UAS is real, let's discuss...

Everyone approaches acquiring instruments differently. For me I have been fortunate to find a few off the beaten path/local builders.

I hesitate to call them luthiers, as making instruments is not their primary source of income. This doesn’t mean they are not competent, but it is more of a hobby/side job for them.

John
 
Yes, UAS is very real! Over the years I've bought and subsequently sold more ukes than I've kept so I know that it takes a little time, trial and error to find ukes that you fall in love with. Here's the breakdown of ukes I've kept:

$0- $99: 1 (I don't really count this uke because I bought it for my wife but I still play it more than she does!)
$100 - $199: 1
$200 - $299: 2 + 1 on the way, not yet received
$300 - $399: 0
$400 - $499: 1
$500 - $599: 1*
* this is what one would pay new but I paid considerably less ($200-$299 paid, $300-$399 total if you count additional investment/alteration I put into it)

With UAS it's pretty much never say never again but that aside, I think I'm done buying. I don't feel a need for a "better" uke and I don't feel like I'm at any kind of loss for not spending more than a low to mid-range price on any uke. I love them all and all were less than $500.
 
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Welcome to the journey Weatherman. Your MGTD is an excellent instrument. Part of the adventure is learning what is out there, and part of it is learning what really speaks to you. My experience is that even in the short time I have been playing (nine months) my criteria and tastes have shifted quite a bit. In fact, my points of reference are kind of different too. Early on, I was trying to put a toe in water without spending too much. It took me two ukulele purchases before I got a Pono ATD, more of less equivalent to where you are now. I think your target price range is very reasonable, particularly if you buy used. I would warn you that you are likely to be disappointed if buy something that is not at least at the level of the Pono: solid wood, good maker, nice fittings. Depending on the style of music and type of playing you enjoy, you will gravitate to different different tunings, sizes, and different woods, in particular different tone woods or tops.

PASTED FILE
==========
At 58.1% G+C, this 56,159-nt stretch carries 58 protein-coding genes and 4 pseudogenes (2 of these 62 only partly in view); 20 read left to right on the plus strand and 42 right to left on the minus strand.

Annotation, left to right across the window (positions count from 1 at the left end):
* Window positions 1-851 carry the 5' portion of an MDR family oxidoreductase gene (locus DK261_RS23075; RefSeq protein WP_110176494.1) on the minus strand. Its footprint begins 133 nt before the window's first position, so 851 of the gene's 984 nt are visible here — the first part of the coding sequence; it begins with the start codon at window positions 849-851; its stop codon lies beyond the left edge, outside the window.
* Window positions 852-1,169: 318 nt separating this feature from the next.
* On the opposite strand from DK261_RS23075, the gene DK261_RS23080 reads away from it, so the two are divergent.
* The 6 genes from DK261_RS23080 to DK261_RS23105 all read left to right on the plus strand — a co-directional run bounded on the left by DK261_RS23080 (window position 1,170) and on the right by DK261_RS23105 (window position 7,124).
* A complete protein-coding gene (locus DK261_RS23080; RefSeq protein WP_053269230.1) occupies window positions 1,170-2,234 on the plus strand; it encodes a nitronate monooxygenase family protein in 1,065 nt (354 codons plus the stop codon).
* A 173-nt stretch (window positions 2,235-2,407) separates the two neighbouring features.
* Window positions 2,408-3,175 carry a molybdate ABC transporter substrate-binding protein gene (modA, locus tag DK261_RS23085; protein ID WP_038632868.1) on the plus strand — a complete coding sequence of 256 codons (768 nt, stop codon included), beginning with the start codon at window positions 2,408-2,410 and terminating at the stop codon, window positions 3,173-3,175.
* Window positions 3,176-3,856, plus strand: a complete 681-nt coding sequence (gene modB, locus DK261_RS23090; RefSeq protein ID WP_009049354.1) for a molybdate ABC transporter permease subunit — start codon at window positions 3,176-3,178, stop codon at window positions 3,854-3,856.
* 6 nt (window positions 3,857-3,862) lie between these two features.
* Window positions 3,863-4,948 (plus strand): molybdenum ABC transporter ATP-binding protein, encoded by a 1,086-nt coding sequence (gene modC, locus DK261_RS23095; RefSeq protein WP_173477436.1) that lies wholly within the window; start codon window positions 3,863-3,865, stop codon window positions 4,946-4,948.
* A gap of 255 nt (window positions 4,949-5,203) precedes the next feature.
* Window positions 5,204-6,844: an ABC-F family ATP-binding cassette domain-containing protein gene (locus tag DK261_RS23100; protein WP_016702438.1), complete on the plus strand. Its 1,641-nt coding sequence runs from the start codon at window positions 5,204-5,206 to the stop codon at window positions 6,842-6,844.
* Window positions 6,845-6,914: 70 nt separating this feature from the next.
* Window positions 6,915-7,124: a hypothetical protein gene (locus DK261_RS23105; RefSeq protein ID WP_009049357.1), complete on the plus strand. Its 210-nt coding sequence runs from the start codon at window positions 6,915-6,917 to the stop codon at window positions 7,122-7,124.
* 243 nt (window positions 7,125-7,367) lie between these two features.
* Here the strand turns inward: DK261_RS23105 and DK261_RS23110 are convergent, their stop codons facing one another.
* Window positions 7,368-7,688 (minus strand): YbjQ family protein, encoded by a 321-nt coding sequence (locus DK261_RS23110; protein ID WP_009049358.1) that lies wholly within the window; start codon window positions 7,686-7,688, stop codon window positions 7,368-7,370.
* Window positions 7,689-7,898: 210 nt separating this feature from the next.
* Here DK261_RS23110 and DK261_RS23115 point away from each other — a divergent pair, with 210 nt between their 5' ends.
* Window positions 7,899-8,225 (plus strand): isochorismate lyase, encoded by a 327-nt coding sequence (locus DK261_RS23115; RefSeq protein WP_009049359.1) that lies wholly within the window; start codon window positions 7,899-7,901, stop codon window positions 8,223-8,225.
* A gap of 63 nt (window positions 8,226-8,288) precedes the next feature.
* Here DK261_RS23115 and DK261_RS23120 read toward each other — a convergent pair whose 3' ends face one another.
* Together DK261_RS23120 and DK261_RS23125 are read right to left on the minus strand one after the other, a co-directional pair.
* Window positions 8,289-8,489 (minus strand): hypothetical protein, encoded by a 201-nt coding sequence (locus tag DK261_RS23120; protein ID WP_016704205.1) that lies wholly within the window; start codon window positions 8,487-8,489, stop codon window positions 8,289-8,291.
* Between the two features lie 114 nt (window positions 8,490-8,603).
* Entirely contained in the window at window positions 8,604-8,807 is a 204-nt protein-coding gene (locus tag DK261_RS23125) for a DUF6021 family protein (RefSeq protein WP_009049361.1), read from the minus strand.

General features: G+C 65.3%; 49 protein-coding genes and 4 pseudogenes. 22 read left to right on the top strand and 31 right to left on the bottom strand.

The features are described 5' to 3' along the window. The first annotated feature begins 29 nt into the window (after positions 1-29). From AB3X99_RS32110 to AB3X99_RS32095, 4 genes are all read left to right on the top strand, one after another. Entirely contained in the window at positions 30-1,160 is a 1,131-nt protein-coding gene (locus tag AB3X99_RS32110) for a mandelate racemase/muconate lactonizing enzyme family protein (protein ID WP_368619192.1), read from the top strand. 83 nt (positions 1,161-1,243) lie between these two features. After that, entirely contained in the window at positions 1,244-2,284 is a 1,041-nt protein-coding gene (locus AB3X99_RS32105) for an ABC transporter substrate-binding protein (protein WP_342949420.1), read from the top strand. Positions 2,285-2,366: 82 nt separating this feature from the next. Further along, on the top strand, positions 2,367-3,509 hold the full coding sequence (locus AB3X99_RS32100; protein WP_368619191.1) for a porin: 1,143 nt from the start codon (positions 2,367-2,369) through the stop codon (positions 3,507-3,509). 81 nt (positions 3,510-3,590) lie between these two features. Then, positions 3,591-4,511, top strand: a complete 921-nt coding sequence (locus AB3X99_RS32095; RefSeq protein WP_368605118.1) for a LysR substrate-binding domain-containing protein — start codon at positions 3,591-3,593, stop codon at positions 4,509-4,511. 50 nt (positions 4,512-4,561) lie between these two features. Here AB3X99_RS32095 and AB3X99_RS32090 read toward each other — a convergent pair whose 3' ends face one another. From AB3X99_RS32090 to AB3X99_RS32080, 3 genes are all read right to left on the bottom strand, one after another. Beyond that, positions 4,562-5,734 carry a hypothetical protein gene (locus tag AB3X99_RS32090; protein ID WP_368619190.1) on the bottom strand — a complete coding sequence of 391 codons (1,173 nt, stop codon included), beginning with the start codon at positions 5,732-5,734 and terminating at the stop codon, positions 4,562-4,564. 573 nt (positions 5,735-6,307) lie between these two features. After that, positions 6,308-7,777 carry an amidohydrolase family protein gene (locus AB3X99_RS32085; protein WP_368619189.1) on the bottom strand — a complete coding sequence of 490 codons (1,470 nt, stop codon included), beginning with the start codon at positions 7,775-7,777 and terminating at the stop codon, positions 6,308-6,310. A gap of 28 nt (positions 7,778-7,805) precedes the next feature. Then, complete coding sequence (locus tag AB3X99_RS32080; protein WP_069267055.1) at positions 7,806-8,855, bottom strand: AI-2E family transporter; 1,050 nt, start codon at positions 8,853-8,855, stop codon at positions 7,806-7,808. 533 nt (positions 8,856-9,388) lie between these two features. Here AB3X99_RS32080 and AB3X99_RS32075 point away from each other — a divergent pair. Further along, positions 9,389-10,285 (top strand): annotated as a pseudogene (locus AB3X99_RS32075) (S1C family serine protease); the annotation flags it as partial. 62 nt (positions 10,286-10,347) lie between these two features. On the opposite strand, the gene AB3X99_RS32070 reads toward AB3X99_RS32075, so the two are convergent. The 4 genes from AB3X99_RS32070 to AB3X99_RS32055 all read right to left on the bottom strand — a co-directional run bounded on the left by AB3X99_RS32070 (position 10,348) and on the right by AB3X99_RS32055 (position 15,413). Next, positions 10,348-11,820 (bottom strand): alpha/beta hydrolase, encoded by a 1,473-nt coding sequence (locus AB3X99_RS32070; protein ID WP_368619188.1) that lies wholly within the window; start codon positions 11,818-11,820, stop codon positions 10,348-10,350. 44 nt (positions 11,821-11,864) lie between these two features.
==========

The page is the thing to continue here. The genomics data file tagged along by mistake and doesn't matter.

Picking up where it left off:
I've come to think of high G and low G as two different instruments. They are interchangeable for playing some things, but other pieces just don't work right at all if I'm playing the wrong one. Listening to some Kimo Hussey convinced me early I wanted to play low G. But then I got hooked on Troy Fernandez and I had to have a high G instrument too. And then there are Sam Muir and John King, and the list goes on and on. Strings are relatively cheap and easy to change. I would suggest trying a low G on your tenor just to see what you think.

To my ears, mango, walnut, acacia, and koa sound much closer to one another than any of them do to a spruce or cedar top ukulele. However, the different ukulele sizes (soprano, concert, tenor, baritone) have very different voices even when you compare instruments from the same maker in the same materials. iI you want to explore, you should at least audition some good instruments in sizes besides tenor. And of course, different brands or makers tend to have signature sounds as well.

When I watch the TUS videos comparing ukuleles, often the performer's (Corey, Kalei, Mika) comments about the sound tell me more than I get from listening to the instruments, even in a good set of headphones.
 
I just wanted to post a quick reply here. I’ve been on vacation, but I intend to fully read everyone’s comments and respond.
 
Combine UAS with impulse buying and a lack of self-control. :oops:

Most of mine are pictured below. I'm up to 141, with one on the way - November.

View attachment 153983
Jerry, you should do one of your paint jobs for Halloween on that double-neck uke near the bottom right. From this distance it already looks like a jack-o'-lantern.
 
Combine UAS with impulse buying and a lack of self-control. :oops:

Most of mine are pictured below. I'm up to 141, with one on the way - November.

View attachment 153983
Don’t mind me while I save this image…just want something to show the wife the next time she gets mad about a new uke box on the porch…
 
I think one can dwell on and "live in" thinking about which uke to buy, which tonewood, which luthiers. Which sounds best? And ooh "I want it all" as Freddie Mercury sang. I struggle with the selecting, which one and then want both, or three, etc. UAS is definitely real.
 
I've been thinking what feeds my UAS
  • Different scale lengths, including custom lengths
  • Different tonewoods - for different sound signatures
  • Different Luthier/Makes
  • Different body styles, i.e. Baritone body with tenor scale, slimline/thinline, regular body, etc.
Let me know if I missed anything. :)